Masters advance to semi-finals
by Sean Dunnion Jnr.
Four Masters 0-12 St. Eunans 1-07
Barry Monaghan clears the ball out of defence, as brother Marcus clears the way forward. Photo: Micheal O'Donnell
A hungrier Four Masters overcame St. Eunans in the quarter-final of the championship on Sunday evening in MacCumhaill to advance to a semi-final clash with championship favourites Ardara in two weeks time. The Masters were much the better team throughout and were deserving winners of a match played in good conditions despite a lot of rain earlier in the day.
The first half was score for score with Four Masters going in at the break leading 0-07 to 0-06, with the scores coming from Michael Doherty (3), Barry Dunnion, Marcus Monaghan, Rory O Donnell and Derek Mc Ginty. Indeed the lead should have been greater but for some wayward shooting, while the defence was playing extremely well keeping the dangerous threat of Kevin Winston, Brendan Devenney and Conal Dunne starved of the ball.
The Masters increased their lead to two points early in the second period but after a sloppy pass from an otherwise excellent Marcus Monaghan St. Eunans worked their way through for a great goal from John Haran. However, this did not deter the Donegal Town men and points from play from man-of-the-match Barry Dunnion and Rory O Donnell had the Masters in front again. Michael Doherty increased the lead with another fine point before Paul Kilcoyne and Derek Mc Ginty exchanged points with time nearly up. These were to be the final scores of the evening before Jimmy White blew the final whistle and Four Masters are just one step away from another county final appearance.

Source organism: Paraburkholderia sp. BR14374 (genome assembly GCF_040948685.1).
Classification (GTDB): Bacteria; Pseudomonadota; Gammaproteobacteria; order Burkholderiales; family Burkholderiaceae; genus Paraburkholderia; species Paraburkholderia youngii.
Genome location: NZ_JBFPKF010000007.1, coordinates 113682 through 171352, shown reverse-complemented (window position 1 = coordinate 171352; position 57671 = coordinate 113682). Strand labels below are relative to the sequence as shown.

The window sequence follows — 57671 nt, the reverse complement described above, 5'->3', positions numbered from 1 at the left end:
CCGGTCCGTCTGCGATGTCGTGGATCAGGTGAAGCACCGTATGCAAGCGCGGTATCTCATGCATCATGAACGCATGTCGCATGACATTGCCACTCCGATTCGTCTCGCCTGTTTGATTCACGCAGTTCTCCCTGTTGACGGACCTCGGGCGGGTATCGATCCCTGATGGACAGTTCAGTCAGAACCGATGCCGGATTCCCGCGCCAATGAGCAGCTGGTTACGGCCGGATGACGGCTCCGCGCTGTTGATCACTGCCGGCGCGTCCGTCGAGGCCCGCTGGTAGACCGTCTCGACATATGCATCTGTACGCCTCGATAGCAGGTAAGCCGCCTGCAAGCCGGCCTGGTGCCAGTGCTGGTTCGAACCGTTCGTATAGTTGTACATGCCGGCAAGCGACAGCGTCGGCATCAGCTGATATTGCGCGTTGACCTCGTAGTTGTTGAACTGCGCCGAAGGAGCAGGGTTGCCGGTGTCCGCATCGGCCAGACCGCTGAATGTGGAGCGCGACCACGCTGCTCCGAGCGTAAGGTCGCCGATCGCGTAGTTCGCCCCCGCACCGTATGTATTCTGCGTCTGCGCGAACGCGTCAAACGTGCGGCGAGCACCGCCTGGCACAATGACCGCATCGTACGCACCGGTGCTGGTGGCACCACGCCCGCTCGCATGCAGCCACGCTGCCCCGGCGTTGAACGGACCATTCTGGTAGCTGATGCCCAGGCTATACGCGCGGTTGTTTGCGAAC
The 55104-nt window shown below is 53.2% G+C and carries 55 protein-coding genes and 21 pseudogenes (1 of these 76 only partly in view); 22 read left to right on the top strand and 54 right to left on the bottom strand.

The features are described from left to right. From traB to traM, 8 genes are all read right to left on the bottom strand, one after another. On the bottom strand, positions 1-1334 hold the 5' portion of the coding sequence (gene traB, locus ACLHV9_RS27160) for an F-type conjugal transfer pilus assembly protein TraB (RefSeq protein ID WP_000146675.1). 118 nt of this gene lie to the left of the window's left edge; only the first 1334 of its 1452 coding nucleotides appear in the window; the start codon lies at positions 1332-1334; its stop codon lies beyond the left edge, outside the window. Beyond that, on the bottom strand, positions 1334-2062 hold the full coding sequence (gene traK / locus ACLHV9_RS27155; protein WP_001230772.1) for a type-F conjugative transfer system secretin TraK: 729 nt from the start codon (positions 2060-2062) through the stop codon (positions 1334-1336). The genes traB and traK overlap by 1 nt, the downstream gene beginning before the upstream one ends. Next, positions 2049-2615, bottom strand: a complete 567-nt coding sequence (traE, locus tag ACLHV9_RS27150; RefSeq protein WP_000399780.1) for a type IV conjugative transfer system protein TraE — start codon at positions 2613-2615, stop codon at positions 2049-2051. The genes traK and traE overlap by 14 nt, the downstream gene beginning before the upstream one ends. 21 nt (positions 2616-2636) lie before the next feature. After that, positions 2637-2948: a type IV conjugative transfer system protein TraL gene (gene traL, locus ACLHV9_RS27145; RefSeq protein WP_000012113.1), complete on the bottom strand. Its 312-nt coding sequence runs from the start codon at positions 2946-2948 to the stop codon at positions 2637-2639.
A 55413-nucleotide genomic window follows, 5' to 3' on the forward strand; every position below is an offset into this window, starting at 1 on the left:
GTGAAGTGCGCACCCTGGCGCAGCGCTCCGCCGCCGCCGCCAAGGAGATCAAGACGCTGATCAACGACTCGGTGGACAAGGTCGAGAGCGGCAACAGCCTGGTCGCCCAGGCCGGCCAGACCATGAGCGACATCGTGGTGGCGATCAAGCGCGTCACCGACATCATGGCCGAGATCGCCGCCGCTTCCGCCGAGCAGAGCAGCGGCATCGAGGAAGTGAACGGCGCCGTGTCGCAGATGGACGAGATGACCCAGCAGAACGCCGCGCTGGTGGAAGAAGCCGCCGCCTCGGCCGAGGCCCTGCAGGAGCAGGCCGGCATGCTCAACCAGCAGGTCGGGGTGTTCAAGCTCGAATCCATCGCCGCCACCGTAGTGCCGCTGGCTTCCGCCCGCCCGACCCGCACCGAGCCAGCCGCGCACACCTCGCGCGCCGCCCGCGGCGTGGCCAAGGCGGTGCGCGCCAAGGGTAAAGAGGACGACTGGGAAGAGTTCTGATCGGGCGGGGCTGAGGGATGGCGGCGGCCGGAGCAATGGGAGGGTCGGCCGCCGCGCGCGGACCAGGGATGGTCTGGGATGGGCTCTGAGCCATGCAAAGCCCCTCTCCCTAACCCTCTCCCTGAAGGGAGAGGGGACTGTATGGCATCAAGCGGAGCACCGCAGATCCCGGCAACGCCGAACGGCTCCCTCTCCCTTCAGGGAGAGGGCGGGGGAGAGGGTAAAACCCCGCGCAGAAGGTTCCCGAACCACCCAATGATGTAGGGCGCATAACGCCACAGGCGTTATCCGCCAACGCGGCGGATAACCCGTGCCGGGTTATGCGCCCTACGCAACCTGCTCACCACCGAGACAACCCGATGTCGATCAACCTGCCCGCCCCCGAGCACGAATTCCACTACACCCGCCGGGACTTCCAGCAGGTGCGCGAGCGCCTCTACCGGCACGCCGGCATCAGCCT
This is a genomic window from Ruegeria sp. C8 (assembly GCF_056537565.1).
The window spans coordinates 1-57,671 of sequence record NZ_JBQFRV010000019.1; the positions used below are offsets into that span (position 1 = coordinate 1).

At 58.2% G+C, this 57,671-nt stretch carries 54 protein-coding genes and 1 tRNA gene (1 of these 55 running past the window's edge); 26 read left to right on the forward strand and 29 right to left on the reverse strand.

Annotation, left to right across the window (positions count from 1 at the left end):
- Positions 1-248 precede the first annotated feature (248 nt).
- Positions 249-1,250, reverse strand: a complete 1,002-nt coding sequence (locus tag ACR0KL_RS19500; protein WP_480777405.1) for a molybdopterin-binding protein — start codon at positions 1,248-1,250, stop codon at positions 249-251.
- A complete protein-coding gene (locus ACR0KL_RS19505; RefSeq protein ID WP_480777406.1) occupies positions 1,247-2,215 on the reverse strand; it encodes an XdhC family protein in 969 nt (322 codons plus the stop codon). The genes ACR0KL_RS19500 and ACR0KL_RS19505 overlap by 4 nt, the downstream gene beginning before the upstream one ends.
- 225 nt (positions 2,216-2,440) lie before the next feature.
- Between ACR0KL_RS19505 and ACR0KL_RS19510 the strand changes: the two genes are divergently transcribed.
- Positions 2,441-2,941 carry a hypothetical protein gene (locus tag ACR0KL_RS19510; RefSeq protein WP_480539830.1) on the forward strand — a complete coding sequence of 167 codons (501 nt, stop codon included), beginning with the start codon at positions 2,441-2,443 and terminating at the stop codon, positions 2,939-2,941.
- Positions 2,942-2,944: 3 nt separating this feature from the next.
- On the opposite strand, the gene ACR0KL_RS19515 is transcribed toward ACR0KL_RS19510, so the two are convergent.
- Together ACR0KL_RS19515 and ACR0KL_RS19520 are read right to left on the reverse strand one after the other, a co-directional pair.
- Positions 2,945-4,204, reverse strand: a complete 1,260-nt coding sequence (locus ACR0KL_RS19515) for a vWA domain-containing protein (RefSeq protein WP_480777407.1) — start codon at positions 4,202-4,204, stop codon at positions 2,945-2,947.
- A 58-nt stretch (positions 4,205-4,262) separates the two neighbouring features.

Four Masters: Paul Durcan, Damien Cassidy, Don Monaghan, Patrick Gillespie, Karl Lacey, Gareth Britton, Barry Dunnion (0.2), Marcus Monaghan (0.1), Barry Monaghan, Derek Mc Ginty (0.2), Shane Carr, Joel Carr, Rory O Donnell (0.2), Ciaran Cassidy, Michael Doherty (0.5). Sub. used: Peadar Espey
Senior Reserve Championship
Four Masters 0-9 St. Eunans 0-7
Four Masters completed the double over old rivals St. Eunans on Sunday evening last with the Reserve team also advancing to the championship semi-final where they meet Naomh Chonaill from Glenties. The Masters had an interval lead of 0-6 to 0-2 with the scores coming from Barry O Donnell (3), Benny Cassidy and Martin Cassidy.
St. Eunans launched a bit of a revival after the break and indeed came back to level the scores after 14 minutes. Four Masters dug deep and their greater experience seemed to carry them through and further points from Barry O Donnell, Benny Cassidy and Kevin Coulter gave the Donegal Town boys a great win 0-9 to 0-7 and another chance to go to a Co. final.
Four Masters: David Murray, Conor Rooney, Padhraic Mc Glynn, Shane Browne, Ronan O Shea, Francis Cassidy, Enda Caldwell, David Hand, James Mc Mullin, Barry O Donnell (0-4), Garry Mc Ginty, Joyce Mc Mullin, Declan Mc Monagle, Martin Cassidy (0-1), Benny Cassidy (0-3). Subs used: Terry O Doherty, Anthony Mc Anaw, Kevin Coulter (0-1), Enda Bonner, John Mc Aloon.
Four Masters square up to St Nauls